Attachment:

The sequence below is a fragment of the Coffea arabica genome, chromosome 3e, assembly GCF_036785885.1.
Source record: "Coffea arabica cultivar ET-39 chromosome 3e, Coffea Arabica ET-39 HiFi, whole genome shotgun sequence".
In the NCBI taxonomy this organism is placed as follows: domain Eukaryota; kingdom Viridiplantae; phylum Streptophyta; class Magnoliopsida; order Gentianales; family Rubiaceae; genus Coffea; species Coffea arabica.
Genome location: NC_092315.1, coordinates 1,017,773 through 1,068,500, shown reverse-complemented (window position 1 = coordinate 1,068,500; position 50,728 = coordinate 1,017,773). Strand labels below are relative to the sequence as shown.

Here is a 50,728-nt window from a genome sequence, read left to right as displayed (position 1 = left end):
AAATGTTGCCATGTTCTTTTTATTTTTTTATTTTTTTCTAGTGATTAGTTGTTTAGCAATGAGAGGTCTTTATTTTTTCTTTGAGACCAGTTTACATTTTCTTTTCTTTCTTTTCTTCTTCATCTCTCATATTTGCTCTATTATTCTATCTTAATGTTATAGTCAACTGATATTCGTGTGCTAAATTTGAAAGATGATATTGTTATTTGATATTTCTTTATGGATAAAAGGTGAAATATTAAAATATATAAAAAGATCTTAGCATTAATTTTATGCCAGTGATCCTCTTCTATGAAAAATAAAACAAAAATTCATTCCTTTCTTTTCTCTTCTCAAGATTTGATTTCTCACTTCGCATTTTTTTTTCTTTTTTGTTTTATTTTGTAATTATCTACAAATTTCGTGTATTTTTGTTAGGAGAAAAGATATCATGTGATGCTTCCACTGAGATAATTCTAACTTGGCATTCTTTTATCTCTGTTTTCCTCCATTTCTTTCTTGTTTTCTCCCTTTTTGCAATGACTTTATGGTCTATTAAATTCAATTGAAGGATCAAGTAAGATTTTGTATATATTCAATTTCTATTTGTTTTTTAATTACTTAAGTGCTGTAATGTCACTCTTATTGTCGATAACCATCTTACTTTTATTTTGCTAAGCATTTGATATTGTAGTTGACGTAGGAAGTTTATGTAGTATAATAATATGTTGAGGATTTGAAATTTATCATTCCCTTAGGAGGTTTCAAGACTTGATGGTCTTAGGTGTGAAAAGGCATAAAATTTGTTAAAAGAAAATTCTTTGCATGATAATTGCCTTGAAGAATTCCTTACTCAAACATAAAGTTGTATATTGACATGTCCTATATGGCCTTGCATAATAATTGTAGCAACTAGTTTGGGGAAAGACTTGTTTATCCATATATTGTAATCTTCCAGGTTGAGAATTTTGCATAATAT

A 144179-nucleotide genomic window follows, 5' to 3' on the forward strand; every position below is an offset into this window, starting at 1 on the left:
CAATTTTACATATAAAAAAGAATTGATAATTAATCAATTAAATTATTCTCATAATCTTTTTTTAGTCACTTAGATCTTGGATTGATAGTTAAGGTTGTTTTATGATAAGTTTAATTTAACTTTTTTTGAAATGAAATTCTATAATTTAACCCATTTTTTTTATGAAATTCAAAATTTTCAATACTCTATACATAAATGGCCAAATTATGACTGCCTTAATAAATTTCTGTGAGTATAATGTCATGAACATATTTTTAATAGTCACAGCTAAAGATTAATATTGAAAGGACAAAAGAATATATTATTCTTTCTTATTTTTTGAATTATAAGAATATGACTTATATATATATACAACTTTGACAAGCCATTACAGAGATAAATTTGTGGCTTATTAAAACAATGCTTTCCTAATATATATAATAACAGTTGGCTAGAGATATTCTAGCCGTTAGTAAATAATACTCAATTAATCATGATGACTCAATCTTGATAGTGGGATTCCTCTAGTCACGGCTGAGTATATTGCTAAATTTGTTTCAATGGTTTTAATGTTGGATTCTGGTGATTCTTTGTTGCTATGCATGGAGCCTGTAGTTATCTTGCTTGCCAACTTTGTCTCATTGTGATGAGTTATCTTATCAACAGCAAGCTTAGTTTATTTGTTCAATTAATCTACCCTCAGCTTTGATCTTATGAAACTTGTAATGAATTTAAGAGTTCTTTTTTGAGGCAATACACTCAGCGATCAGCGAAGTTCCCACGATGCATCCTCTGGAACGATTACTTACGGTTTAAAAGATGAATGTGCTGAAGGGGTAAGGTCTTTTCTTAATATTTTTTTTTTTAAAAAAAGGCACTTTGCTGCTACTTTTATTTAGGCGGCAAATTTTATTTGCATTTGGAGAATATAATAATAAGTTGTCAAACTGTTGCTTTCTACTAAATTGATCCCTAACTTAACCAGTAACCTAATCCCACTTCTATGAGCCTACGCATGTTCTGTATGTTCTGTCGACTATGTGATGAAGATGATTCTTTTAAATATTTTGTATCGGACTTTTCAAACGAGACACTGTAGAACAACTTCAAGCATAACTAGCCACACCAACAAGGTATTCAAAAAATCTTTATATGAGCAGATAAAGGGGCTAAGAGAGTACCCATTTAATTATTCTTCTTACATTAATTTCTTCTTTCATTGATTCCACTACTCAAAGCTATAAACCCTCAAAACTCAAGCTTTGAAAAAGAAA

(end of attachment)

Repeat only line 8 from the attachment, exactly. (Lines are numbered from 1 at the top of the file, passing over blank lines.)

CAATTTTACATATAAAAAAGAATTGATAATTAATCAATTAAATTATTCTCATAATCTTTTTTTAGTCACTTAGATCTTGGATTGATAGTTAAGGTTGTTTTATGATAAGTTTAATTTAACTTTTTTTGAAATGAAATTCTATAATTTAACCCATTTTTTTTATGAAATTCAAAATTTTCAATACTCTATACATAAATGGCCAAATTATGACTGCCTTAATAAATTTCTGTGAGTATAATGTCATGAACATATTTTTAATAGTCACAGCTAAAGATTAATATTGAAAGGACAAAAGAATATATTATTCTTTCTTATTTTTTGAATTATAAGAATATGACTTATATATATATACAACTTTGACAAGCCATTACAGAGATAAATTTGTGGCTTATTAAAACAATGCTTTCCTAATATATATAATAACAGTTGGCTAGAGATATTCTAGCCGTTAGTAAATAATACTCAATTAATCATGATGACTCAATCTTGATAGTGGGATTCCTCTAGTCACGGCTGAGTATATTGCTAAATTTGTTTCAATGGTTTTAATGTTGGATTCTGGTGATTCTTTGTTGCTATGCATGGAGCCTGTAGTTATCTTGCTTGCCAACTTTGTCTCATTGTGATGAGTTATCTTATCAACAGCAAGCTTAGTTTATTTGTTCAATTAATCTACCCTCAGCTTTGATCTTATGAAACTTGTAATGAATTTAAGAGTTCTTTTTTGAGGCAATACACTCAGCGATCAGCGAAGTTCCCACGATGCATCCTCTGGAACGATTACTTACGGTTTAAAAGATGAATGTGCTGAAGGGGTAAGGTCTTTTCTTAATATTTTTTTTTTTAAAAAAAGGCACTTTGCTGCTACTTTTATTTAGGCGGCAAATTTTATTTGCATTTGGAGAATATAATAATAAGTTGTCAAACTGTTGCTTTCTACTAAATTGATCCCTAACTTAACCAGTAACCTAATCCCACTTCTATGAGCCTACGCATGTTCTGTATGTTCTGTCGACTATGTGATGAAGATGATTCTTTTAAATATTTTGTATCGGACTTTTCAAACGAGACACTGTAGAACAACTTCAAGCATAACTAGCCACACCAACAAGGTATTCAAAAAATCTTTATATGAGCAGATAAAGGGGCTAAGAGAGTACCCATTTAATTATTCTTCTTACATTAATTTCTTCTTTCATTGATTCCACTACTCAAAGCTATAAACCCTCAAAACTCAAGCTTTGAAAAAGAAA